What can you tell us about Nibiru?
Two years ago, I decided to get back into the comics field, but this time for myself. As a side note, I've always been a history buff and had come across the early works of Zachariah Sitchen and his research on the Sumerian history. From there, it seemed that a world had opened up. I found the interpretation of the "Enmu Elish," The Sumerian 7 tablets of creation and their tales of their Gods, who lived amongst them.

Remember also that, during the late 70's and the 80's, there began a theory of there existing a 10th planet in our solar system. Also, this was when it was first postulated that we might actually have a binary star system. All of this came together into one theory for me.

The early Sumerians spoke of their Gods coming from a world which had been captured by our solar system called Nibiru. During its first passage into our own system, it collided with a planet which they called Tiamet. It was this collision which created the "Hammered Bracelet," our asteroid belt, and dislodged what was left of Tiamet, sending it and one of its moons into a new orbit where we find our world now. Tiamet is Earth, which settled into its' present orbit.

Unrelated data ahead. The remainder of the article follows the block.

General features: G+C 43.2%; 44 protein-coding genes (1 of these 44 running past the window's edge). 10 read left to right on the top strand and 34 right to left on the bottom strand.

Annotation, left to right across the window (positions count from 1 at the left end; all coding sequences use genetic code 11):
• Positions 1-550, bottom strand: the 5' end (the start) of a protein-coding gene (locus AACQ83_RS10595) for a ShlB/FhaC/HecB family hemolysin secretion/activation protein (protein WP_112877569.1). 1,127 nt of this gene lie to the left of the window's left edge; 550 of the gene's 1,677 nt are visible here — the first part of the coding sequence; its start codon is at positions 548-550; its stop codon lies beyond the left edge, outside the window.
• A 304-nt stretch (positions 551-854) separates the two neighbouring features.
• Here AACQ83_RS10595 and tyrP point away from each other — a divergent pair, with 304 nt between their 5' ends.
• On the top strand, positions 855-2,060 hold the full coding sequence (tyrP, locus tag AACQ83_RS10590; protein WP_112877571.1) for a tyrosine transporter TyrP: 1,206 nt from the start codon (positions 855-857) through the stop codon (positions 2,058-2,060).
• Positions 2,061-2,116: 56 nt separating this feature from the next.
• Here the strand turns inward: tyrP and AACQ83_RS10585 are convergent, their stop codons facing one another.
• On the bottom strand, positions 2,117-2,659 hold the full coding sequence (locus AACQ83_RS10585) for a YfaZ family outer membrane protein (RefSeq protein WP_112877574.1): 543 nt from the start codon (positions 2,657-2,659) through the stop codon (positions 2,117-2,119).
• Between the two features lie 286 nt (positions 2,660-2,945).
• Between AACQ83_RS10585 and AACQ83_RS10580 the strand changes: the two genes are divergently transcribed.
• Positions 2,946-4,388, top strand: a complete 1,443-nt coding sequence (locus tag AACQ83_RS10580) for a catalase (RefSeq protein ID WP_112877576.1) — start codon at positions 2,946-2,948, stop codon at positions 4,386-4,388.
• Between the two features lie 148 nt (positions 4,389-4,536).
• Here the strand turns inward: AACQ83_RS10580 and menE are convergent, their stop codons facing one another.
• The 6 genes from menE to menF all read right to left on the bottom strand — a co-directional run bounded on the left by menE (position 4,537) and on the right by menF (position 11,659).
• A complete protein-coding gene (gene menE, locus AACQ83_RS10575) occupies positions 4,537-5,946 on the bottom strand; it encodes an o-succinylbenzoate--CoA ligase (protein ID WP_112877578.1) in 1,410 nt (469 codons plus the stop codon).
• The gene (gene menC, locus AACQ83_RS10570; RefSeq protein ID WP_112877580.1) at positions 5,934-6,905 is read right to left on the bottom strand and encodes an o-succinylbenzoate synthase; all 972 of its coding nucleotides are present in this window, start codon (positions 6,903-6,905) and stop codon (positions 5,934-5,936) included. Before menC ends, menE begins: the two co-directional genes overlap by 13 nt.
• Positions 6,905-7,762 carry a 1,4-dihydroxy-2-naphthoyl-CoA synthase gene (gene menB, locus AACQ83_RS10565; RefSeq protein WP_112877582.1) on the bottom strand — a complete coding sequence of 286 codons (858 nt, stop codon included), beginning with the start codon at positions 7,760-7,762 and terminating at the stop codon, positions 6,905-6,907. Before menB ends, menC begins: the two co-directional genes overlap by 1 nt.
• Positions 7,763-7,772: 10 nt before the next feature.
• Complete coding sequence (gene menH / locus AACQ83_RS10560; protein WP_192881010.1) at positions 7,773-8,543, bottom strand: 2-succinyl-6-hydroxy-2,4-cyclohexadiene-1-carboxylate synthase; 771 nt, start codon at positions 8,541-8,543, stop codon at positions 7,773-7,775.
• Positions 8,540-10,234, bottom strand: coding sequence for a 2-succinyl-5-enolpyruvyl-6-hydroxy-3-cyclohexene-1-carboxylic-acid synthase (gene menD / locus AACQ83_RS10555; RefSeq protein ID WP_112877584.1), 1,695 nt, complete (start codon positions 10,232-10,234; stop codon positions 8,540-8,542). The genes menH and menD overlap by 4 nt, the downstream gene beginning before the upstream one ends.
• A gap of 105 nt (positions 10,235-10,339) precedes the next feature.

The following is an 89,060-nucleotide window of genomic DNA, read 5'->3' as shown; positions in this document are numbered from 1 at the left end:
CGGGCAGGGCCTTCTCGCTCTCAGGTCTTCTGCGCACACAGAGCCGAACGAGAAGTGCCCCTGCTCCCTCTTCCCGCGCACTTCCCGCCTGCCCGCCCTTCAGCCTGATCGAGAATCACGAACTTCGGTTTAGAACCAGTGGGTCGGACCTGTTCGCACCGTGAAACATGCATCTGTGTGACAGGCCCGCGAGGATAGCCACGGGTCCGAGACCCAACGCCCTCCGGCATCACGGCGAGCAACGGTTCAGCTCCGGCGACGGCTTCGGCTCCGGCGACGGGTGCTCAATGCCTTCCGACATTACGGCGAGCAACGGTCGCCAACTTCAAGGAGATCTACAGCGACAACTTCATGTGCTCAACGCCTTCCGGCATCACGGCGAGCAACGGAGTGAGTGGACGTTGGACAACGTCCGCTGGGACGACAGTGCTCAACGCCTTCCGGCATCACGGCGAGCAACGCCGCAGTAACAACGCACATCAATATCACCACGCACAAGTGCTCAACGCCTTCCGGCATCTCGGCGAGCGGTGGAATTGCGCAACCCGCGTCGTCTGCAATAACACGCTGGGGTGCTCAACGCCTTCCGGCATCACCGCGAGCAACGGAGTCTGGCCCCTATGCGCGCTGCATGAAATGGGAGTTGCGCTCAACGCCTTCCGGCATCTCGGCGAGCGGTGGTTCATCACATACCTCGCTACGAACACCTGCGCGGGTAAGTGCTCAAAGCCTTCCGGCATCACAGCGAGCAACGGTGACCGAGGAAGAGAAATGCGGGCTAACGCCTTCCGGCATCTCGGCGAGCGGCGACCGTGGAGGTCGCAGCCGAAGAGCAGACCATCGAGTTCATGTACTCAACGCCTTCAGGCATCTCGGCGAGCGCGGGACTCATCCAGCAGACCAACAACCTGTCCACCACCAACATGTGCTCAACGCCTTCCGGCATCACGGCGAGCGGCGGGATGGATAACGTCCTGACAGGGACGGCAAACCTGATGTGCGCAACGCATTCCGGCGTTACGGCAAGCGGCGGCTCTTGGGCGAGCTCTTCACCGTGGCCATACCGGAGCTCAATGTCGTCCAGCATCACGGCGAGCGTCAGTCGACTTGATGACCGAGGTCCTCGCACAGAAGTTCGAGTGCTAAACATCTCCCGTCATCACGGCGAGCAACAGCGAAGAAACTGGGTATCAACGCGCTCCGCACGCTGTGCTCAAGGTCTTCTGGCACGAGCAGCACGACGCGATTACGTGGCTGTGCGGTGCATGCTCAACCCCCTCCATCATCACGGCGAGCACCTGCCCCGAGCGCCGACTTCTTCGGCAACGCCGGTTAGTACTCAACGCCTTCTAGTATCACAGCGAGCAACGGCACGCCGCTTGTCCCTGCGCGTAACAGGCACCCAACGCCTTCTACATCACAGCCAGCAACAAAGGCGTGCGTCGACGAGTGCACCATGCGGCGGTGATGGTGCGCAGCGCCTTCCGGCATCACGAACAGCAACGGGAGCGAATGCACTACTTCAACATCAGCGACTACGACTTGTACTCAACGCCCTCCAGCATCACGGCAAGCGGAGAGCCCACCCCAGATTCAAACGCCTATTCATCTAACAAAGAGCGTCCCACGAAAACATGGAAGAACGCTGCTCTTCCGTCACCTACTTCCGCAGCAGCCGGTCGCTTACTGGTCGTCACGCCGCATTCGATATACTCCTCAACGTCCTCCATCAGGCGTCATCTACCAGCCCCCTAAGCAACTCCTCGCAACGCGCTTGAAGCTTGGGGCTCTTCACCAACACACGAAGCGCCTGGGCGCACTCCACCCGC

The Sumerian tablets also speak of a race of beings on Nibiru called the Anunnaki and how they came to discover our Earth and established an outpost here to mine for an element which they needed to repair their atmosphere. Gold was that element. 450,000 years ago, they landed in the area which we now call Iraq and established their outpost. The expedition was run by two brothers from their royal house, Enil and Enki, along with, first, about 600 Nibiruians. There, the youngest of the two brothers built his home, called the E-den, and, from there, they spread across the globe. Signs of that civilization exist today as they used a unique building method: pyramids.

They worked here alone for almost 200,000 years until there was a revolt in their ranks due to the harsh conditions they found themselves in. So, in order to quell the revolt, the oldest brother, Enki, who was a scientist and in charge of the mining, took from the indigenous species here and altered their DNA by adding some of their own, and created ADAMU, the first human.

So, according to these tablets, which are 8,000 years older than the Old Testament, we have the first mention of Eden and the creation of man and the story of the Anunnaki and their history here both before the great Flood and afterwards, up until they left our planet some 300,000 or so years ago. Their story is there for all to read. What I have done is try to bring it to life again in the comic book form of communication. Kind of like bringing the written word, as the Sumerian cuneiform is the first written language, full circle to our world of today from stone reliefs depicting this history, to the sequential page.